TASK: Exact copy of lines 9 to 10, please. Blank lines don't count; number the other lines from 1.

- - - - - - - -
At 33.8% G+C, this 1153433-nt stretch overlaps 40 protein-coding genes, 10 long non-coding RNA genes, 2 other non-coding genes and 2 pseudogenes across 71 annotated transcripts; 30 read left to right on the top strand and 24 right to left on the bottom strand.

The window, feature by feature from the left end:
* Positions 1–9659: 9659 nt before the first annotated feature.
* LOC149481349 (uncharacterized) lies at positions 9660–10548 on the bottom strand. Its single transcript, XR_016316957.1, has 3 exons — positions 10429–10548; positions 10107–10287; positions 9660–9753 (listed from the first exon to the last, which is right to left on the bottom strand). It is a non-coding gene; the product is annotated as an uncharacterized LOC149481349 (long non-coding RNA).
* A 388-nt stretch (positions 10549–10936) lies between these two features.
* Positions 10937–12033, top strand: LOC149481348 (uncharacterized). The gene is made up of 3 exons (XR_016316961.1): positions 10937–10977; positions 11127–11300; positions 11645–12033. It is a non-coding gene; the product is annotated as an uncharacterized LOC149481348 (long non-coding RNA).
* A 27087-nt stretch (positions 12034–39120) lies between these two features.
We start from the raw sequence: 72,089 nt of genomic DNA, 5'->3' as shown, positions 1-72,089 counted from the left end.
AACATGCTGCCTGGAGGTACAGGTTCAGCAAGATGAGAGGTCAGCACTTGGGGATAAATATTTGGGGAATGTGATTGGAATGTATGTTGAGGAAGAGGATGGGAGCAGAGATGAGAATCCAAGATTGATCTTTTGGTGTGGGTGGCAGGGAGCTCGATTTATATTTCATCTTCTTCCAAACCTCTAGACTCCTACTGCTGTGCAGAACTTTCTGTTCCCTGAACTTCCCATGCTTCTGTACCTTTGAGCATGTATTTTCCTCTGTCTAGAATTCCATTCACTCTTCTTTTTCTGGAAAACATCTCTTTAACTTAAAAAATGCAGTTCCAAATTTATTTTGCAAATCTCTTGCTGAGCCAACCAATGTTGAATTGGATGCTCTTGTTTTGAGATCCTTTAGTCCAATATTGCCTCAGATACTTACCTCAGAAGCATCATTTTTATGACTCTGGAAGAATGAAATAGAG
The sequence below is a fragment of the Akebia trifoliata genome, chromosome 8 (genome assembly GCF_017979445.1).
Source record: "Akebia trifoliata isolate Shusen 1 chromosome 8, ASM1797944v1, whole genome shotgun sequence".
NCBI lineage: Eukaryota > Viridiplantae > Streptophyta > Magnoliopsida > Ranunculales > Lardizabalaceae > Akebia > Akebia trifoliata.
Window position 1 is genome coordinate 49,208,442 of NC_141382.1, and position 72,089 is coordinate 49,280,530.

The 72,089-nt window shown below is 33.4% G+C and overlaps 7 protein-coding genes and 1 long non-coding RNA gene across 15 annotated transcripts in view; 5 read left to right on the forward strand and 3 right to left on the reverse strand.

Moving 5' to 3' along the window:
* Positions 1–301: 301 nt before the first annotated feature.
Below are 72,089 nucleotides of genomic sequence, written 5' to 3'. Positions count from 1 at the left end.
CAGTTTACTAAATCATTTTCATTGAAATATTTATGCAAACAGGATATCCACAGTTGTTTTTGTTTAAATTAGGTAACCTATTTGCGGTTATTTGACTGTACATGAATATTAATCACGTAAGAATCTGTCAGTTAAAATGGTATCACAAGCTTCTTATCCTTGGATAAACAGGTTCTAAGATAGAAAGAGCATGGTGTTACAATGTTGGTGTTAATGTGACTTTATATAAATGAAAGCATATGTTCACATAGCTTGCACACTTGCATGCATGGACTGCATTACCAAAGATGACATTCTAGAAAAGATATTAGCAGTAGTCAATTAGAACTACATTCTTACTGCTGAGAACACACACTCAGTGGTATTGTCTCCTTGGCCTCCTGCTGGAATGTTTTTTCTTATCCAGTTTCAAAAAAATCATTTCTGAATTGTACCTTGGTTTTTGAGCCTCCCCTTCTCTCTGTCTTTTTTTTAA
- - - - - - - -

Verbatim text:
AACATGCTGCCTGGAGGTACAGGTTCAGCAAGATGAGAGGTCAGCACTTGGGGATAAATATTTGGGGAATGTGATTGGAATGTATGTTGAGGAAGAGGATGGGAGCAGAGATGAGAATCCAAGATTGATCTTTTGGTGTGGGTGGCAGGGAGCTCGATTTATATTTCATCTTCTTCCAAACCTCTAGACTCCTACTGCTGTGCAGAACTTTCTGTTCCCTGAACTTCCCATGCTTCTGTACCTTTGAGCATGTATTTTCCTCTGTCTAGAATTCCATTCACTCTTCTTTTTCTGGAAAACATCTCTTTAACTTAAAAAATGCAGTTCCAAATTTATTTTGCAAATCTCTTGCTGAGCCAACCAATGTTGAATTGGATGCTCTTGTTTTGAGATCCTTTAGTCCAATATTGCCTCAGATACTTACCTCAGAAGCATCATTTTTATGACTCTGGAAGAATGAAATAGAG
The sequence below is a fragment of the Akebia trifoliata genome, chromosome 8 (genome assembly GCF_017979445.1).